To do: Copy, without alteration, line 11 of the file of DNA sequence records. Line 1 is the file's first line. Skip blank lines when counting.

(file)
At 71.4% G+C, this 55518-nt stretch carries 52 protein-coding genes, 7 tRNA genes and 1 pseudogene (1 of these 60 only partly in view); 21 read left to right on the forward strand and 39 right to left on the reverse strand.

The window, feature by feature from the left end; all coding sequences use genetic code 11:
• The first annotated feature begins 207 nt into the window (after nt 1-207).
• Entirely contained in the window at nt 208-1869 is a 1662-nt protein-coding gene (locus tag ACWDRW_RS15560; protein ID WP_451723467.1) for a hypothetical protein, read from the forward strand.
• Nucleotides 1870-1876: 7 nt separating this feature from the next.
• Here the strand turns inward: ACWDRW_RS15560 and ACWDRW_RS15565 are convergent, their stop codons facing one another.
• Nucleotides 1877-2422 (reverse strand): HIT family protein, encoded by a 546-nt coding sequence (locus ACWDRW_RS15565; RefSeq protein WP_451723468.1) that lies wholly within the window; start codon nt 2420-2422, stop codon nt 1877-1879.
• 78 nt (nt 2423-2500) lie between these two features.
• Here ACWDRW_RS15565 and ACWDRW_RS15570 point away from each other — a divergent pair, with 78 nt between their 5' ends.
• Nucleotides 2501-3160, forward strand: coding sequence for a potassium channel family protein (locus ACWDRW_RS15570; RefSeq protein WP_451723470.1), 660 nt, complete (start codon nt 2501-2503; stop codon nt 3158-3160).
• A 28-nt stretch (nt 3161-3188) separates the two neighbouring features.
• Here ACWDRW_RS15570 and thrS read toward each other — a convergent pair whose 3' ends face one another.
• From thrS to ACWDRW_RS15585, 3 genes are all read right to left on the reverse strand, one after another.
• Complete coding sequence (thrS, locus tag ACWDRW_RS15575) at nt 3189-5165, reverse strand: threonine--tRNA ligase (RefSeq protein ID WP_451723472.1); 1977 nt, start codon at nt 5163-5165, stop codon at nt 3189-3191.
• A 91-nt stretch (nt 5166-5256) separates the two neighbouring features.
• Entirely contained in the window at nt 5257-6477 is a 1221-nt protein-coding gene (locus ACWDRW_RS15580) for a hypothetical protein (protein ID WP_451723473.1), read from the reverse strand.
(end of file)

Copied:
• A 28-nt stretch (nt 3161-3188) separates the two neighbouring features.